An early-summer pumpkin soup: Impatience pays. - Something Edible
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An early-summer pumpkin soup: Impatience pays.

An early-summer pumpkin soup: Impatience pays.

Abstract: By some stroke of luck, we've had a fair amount of rain this spring, and the cucurbits around the back of the fence are starting to come up. Not content to wait on this year's harvest, we're deferring to the deep-freeze for a pound of roasted pumpkin that I put up last fall. The end-product is a creamy, savory, ginger-spiked pumpkin soup. This soup is equally tasty served warm on a chilly evening, or served cool on a sunny afternoon.

Purpose: The last time I made pumpkin soup, it was just around Thanksgiving. Pie pumpkins were plentiful and half-price at the grocery store. So I bought four-times what I needed, roasted and pureed them all, and put up what I didn't use in the freezer.

Fast-forward to last week: the kids and I were out tending to the garden, and everything-gourd was finally starting to take off in the space formerly-reserved for weeds behind our fence. That, in turn got me hankering for pumpkin. It was about this time, I remembered that pumpkin I stowed in the freezer. When I went to go bring it out of cold-storage, there was a bag of shrimp setting next to it that also needed my attention. These are the eureka moments that are the harbinger to an ensuing pile of dishes. It's time to cook.

Recipe: Jump to the detailed recipe. (or, keep reading for the gist of it) -

  • 1 Tbsp butter
  • 1 Vidalia onion large dice
  • 3 cloves garlic minced
  • 1 1/2 tsp salt (not added all at once)
  • 1/4 tsp black pepper
  • 1 lb pumpkin puree Ditch the can if you can help it.
  • 12 fluid oz turkey stock (that's a cup and a half)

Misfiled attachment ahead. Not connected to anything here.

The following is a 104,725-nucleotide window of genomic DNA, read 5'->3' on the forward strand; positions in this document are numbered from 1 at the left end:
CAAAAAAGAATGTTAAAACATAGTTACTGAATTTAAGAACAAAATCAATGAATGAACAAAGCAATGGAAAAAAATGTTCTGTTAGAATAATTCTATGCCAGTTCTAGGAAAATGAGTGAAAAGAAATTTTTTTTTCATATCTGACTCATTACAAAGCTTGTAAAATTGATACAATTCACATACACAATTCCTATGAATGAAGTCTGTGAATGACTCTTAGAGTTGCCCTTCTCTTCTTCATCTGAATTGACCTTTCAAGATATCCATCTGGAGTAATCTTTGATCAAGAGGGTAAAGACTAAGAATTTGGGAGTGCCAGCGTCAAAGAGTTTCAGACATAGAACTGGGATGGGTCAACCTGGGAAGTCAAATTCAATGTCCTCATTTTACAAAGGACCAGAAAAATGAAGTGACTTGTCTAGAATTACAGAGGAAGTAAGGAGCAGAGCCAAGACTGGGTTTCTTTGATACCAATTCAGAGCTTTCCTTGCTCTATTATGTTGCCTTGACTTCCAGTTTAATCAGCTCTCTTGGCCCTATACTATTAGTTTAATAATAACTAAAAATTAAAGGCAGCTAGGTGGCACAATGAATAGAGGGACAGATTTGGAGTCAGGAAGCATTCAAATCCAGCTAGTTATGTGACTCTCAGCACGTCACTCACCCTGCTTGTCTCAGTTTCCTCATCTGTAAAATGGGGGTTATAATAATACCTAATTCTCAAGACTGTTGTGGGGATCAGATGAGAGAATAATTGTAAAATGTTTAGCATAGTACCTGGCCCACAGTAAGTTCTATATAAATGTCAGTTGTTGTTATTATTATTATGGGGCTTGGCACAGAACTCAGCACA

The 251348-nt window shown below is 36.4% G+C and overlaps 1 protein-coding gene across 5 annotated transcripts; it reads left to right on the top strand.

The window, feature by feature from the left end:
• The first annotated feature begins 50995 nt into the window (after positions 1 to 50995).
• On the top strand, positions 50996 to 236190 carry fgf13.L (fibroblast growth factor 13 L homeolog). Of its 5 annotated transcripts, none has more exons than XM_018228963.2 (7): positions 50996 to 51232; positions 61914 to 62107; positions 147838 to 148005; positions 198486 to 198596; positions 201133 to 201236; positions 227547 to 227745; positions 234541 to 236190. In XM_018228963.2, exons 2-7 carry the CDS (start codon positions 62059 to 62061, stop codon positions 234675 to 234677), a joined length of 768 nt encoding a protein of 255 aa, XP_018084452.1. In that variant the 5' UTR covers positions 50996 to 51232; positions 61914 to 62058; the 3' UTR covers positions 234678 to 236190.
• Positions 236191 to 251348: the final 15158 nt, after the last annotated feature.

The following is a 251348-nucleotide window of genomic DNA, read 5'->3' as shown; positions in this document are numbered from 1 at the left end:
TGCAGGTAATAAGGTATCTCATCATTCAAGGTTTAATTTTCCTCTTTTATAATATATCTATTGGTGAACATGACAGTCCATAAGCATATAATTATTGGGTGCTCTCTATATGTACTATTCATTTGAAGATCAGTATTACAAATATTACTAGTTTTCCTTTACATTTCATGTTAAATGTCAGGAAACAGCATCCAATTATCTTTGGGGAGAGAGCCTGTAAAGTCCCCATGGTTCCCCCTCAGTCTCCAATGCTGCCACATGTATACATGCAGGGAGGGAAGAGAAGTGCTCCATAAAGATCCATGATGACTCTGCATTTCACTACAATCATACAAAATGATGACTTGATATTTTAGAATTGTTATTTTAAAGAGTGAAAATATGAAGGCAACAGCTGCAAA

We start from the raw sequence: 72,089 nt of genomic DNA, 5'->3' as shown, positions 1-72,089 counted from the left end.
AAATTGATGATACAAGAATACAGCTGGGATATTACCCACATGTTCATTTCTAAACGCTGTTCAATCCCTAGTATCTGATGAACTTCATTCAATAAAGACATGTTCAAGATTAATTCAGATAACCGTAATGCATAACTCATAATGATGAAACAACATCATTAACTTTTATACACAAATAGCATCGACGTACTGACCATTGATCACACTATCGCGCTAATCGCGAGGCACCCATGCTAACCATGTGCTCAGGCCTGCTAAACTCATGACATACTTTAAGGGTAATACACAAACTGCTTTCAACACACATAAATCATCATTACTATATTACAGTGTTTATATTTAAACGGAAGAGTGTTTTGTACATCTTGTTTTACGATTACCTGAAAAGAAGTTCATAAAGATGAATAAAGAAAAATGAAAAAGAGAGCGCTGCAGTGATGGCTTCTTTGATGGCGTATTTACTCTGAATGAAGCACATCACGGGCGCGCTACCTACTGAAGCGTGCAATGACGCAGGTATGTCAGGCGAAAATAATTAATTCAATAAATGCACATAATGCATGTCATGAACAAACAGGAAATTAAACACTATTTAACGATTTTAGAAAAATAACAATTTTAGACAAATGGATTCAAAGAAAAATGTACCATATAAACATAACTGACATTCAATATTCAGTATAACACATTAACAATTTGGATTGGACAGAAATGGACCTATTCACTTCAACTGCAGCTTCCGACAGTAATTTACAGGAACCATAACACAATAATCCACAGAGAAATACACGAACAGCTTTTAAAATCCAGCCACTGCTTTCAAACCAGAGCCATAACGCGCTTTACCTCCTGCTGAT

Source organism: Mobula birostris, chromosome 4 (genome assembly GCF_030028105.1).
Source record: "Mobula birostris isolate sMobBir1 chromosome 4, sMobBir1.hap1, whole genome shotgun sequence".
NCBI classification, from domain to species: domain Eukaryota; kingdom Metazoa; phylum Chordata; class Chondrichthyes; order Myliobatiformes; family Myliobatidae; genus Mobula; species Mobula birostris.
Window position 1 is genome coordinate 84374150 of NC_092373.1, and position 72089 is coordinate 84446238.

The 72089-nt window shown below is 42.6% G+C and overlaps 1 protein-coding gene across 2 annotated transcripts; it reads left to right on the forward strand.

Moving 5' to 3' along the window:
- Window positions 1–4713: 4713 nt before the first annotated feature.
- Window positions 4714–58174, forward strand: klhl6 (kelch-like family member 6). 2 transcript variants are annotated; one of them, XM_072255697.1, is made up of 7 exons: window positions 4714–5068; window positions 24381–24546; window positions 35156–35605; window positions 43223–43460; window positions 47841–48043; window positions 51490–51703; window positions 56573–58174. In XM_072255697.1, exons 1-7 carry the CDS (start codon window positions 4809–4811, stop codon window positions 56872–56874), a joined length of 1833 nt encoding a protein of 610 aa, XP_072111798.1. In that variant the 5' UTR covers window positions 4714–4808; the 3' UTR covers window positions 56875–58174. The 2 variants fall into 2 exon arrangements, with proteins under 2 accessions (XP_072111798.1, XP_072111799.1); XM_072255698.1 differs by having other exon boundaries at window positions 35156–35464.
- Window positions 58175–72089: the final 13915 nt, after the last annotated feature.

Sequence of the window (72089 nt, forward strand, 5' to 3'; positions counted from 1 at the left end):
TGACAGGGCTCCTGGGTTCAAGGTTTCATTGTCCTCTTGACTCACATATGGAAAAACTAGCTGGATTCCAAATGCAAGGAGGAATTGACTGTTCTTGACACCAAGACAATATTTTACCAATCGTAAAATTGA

• 1 tsp fresh ginger grated
  • 1/2 tsp Sriracha Optional, if you must.
  • 2 fluid oz heavy cream (1/4 cup)
  • 2 tsp rice wine vinegar

  • Add butter, onion, garlic, pepper and 1 tsp salt to a large saucepan and sweat on medium heat for 10 minutess, stirring every couple of minutes. The onion will be translucent. Add ginger, stock and pumpkin and continue to simmer on medium to medium-low heat for 10 minutes, stirring occasionally. Brandish the stick blender and buzz until smooth, then stir in Sriracha and heavy cream. Season with the rice wine vinegar and the additional 1/2 tsp of salt if needed. Serve with a big ol' scoop of barley and garnish with grilled shrimp.


    • Let's get this out of the way: If you make this soup with canned pumpkin, you do so at your own peril. I roast mine at 450F before letting them cool to then puree and freeze. The subtle sweetness and complexity of flavor (like so many other things) comes out when high, dry heat is applied judiciously.
    • I'm using turkey stock for this soup, but a good vegetable stock would still be great. You could also use chicken broth in a pinch, just mind the salt levels. Turkey stock is easily procured after holiday dinners, has ridiculous body, and is a culinary chameleon that works well with just about anything I care to pair it with.
    • If you took the time to click that link to the last time I made this soup, you'd know that I put split peas in there. I like to know that I'm eating a soup and not drinking it, so I always add something to keep the chompers occupied. This time it was barley, as I was planning to prepare a mess of it anyway for summer salads. Barley is wonderful stuff; its nutty, hearty, and will provide a toothy chew to anything you toss it into.
    • I also garnished with some grilled shrimp. If you wanna do the same, the seasoning I concocted can be found here. The sweetness of the shrimp plays nicely with the ginger, but this soup would still be swell sans-crustacean.

    Results: The first day I had this soup, it was served warm. The next day I ate it cold, and it was just as good. There's an amazing amount of flavor in this soup considering it's only seasoned with fresh ginger, Sriracha, salt and pepper. The sweetness of the Vidalia onion is buoyed by the turkey stock, and there isn't much that couldn't do with a finishing touch of cream.

    If you serve food to folks that eat with their eyes first, eschewing canned pumpkin here is going to get you some points. The orange of a roasted pie pumpkin is bright and sunny, which perfectly foreshadows what's coming up to your mouth on that spoon. I have one more pound of pumpkin in the freezer to carry me thru the summer, and I doubt I'll be making a pie anytime soon.

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